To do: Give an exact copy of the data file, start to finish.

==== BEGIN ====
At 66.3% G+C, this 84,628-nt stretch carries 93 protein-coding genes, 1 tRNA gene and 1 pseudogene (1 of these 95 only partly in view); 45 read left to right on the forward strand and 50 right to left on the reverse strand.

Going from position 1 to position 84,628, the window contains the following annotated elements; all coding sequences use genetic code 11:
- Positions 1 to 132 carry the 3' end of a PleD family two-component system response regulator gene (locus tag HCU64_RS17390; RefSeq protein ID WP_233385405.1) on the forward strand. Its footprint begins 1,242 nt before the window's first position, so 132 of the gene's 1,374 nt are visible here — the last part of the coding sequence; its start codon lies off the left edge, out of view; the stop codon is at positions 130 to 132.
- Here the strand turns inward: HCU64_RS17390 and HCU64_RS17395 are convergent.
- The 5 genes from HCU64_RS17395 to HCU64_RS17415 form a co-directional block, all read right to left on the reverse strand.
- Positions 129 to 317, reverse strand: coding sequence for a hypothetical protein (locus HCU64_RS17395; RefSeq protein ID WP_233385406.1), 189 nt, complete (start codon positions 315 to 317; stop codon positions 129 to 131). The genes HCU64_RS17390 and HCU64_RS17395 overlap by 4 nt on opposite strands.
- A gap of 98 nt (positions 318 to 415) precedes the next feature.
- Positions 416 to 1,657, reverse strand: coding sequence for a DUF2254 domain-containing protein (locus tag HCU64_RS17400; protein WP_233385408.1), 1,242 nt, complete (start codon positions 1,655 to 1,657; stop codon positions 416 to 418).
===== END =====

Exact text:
At 66.3% G+C, this 84,628-nt stretch carries 93 protein-coding genes, 1 tRNA gene and 1 pseudogene (1 of these 95 only partly in view); 45 read left to right on the forward strand and 50 right to left on the reverse strand.

Going from position 1 to position 84,628, the window contains the following annotated elements; all coding sequences use genetic code 11:
- Positions 1 to 132 carry the 3' end of a PleD family two-component system response regulator gene (locus tag HCU64_RS17390; RefSeq protein ID WP_233385405.1) on the forward strand. Its footprint begins 1,242 nt before the window's first position, so 132 of the gene's 1,374 nt are visible here — the last part of the coding sequence; its start codon lies off the left edge, out of view; the stop codon is at positions 130 to 132.
- Here the strand turns inward: HCU64_RS17390 and HCU64_RS17395 are convergent.
- The 5 genes from HCU64_RS17395 to HCU64_RS17415 form a co-directional block, all read right to left on the reverse strand.
- Positions 129 to 317, reverse strand: coding sequence for a hypothetical protein (locus HCU64_RS17395; RefSeq protein ID WP_233385406.1), 189 nt, complete (start codon positions 315 to 317; stop codon positions 129 to 131). The genes HCU64_RS17390 and HCU64_RS17395 overlap by 4 nt on opposite strands.
- A gap of 98 nt (positions 318 to 415) precedes the next feature.
- Positions 416 to 1,657, reverse strand: coding sequence for a DUF2254 domain-containing protein (locus tag HCU64_RS17400; protein WP_233385408.1), 1,242 nt, complete (start codon positions 1,655 to 1,657; stop codon positions 416 to 418).